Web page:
Movement is so important, I put it first. The lion dancer demonstrated: even a simple design becomes “real” through convincing movement. The opposite is seldom true; good looks won’t save a lousy performance. Motion is emotion.

Few will admit to liking mimes, but face it: they are masters of physical storytelling. The Swiss Mummenschanz troupe can set up a joke without uttering a word…then deliver the punchline with not an actor or prop on stage. Like assembly language is to programming, theirs is absolute minimalism of theatre…watch how they’re able to convey emotion from the most unexpected places. Your mind completes their act.

Magicians often use misdirection — diverting your focus of attention — to achieve seemingly impossible feats. How might you apply this in, say, a robot? Maybe there’s some unavoidable weakness in one area of motion…some mechanical-ness that gives the trick away.…could a flourish of action elsewhere distract your audience and cover for this?

And animation, of course, is king of visual storytelling…

Countless books have been written on the subject, but the seminal tome is Disney Animation: the Illusion of Life by Ollie Johnston and Frank Thomas, chronicling their work among Disney’s “Nine Old Men” throughout the medium’s formative years.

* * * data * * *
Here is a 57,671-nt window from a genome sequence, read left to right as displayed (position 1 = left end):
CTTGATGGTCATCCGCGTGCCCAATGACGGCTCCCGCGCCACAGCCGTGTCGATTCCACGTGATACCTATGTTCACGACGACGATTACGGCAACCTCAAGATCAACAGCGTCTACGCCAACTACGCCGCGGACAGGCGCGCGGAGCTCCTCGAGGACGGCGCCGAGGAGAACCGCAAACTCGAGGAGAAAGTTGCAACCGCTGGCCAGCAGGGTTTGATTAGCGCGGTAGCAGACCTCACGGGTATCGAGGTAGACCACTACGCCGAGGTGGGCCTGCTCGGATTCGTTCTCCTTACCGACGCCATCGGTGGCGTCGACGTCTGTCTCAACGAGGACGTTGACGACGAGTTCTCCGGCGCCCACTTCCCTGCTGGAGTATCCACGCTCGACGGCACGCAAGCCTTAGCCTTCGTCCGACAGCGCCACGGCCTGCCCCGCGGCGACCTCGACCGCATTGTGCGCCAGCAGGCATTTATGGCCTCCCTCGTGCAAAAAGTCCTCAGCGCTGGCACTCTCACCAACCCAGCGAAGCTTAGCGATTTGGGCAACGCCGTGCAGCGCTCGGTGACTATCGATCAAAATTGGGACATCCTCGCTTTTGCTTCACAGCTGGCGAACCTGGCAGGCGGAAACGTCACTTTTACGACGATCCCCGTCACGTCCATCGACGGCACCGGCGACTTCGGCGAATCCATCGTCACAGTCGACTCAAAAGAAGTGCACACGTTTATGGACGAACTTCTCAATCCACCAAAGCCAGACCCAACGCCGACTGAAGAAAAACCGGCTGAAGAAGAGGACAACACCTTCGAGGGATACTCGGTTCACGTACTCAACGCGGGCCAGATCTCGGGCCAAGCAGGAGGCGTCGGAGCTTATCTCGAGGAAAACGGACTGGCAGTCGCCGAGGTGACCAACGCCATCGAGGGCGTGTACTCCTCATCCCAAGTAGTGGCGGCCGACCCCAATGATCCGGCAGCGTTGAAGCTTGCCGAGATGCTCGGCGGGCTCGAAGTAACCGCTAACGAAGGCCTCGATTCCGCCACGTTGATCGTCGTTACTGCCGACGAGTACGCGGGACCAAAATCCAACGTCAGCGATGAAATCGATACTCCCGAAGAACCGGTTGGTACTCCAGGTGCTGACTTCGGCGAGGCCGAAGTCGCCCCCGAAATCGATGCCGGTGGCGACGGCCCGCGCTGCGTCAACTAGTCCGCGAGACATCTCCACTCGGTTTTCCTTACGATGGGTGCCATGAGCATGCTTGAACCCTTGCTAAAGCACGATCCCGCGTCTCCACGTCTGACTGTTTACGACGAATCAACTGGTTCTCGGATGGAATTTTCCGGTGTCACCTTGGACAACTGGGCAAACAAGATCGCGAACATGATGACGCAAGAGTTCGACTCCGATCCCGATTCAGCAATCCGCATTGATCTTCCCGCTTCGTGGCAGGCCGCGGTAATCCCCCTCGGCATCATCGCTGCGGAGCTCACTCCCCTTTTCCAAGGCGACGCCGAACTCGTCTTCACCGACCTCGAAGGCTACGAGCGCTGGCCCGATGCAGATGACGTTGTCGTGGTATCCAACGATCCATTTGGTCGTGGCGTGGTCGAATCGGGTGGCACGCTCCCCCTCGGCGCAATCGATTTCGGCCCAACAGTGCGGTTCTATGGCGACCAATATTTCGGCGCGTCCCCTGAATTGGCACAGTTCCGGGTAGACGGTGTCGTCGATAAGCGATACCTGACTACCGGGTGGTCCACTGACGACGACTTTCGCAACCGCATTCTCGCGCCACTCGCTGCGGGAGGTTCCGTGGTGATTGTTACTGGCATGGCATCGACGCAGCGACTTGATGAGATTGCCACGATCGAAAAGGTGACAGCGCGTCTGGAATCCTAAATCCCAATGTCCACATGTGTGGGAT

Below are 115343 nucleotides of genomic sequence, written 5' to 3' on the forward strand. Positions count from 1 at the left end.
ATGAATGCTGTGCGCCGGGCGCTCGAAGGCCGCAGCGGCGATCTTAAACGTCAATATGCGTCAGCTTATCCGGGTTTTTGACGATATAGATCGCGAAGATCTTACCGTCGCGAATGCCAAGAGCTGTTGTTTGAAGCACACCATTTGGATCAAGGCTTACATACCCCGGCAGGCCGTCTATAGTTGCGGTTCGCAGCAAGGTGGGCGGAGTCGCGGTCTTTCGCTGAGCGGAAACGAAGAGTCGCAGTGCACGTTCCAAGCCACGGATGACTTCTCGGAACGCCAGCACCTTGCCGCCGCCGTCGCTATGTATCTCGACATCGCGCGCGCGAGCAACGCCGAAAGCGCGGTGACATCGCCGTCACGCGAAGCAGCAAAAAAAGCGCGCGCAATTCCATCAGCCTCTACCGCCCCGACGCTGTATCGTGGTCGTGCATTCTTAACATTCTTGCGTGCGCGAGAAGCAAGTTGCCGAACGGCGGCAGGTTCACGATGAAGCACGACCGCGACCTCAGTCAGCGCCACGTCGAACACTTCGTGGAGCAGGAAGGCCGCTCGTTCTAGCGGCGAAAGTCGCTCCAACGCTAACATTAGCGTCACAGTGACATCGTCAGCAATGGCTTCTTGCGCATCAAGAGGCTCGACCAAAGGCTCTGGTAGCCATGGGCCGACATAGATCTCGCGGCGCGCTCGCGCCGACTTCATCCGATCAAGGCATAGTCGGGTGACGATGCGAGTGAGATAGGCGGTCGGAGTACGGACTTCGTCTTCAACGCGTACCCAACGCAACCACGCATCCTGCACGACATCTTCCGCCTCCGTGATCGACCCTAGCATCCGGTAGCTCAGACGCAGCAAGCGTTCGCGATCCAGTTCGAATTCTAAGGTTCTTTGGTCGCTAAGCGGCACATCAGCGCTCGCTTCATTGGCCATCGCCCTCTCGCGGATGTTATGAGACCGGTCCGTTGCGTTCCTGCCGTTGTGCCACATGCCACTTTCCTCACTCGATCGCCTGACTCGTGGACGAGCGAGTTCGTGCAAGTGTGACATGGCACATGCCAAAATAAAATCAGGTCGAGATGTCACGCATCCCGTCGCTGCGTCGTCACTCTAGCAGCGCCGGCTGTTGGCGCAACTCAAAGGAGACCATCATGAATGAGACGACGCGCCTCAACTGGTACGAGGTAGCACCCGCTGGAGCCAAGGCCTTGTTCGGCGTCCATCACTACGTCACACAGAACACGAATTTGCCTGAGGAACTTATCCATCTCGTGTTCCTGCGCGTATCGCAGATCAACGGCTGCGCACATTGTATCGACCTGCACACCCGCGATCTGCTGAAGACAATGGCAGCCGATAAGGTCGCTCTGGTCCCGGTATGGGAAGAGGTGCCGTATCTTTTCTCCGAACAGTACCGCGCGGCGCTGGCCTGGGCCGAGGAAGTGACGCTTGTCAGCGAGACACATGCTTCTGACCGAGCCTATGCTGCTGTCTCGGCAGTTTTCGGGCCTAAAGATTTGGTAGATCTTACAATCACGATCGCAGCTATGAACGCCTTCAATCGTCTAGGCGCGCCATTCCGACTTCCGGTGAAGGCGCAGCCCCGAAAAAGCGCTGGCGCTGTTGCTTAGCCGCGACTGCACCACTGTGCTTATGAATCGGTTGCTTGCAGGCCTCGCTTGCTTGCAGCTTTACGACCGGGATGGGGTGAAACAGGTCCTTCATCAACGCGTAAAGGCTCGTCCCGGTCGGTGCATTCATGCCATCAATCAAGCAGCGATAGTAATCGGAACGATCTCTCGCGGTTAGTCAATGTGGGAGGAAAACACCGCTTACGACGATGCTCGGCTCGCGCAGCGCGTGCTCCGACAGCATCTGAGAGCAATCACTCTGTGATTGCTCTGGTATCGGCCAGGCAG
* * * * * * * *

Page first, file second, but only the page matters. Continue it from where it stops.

Chapter three in particular warrants our attention…not about history or technique, it describes the animators’ core principles, codifying the visual “language” that defines western animation to this day.

These principles are still entirely relevant in our computer-generated age…John Lasseter of Pixar authored a SIGGRAPH paper following them point-for-point…and many of these ideas translate beyond the screen…it’s just good theatrical advice. If you can’t justify buying the entire massive book, this most vital chapter has been distilled into many articles and videos online, even Wikipedia has an entry: Twelve Basic Principles of Animation. The full text of chapter three (including animated specimens) is available in the Disney Animated app for iPad.

Occasionally, the right action is inaction. Too much motion can be just as damning as too little. Watch squirrels run around eating acorns in the park…notice how they periodically “lock up” to focus on some sound or action. Small, inconsequential motions can add believability too. 1933 audiences insisted the T. rex in King Kong was real because it scratched itself…a special effect wouldn’t do that, it was thought.

This guide was first published on Feb 06, 2016. It was last updated on Feb 06, 2016.

This page (Movement) was last updated on Feb 06, 2016.

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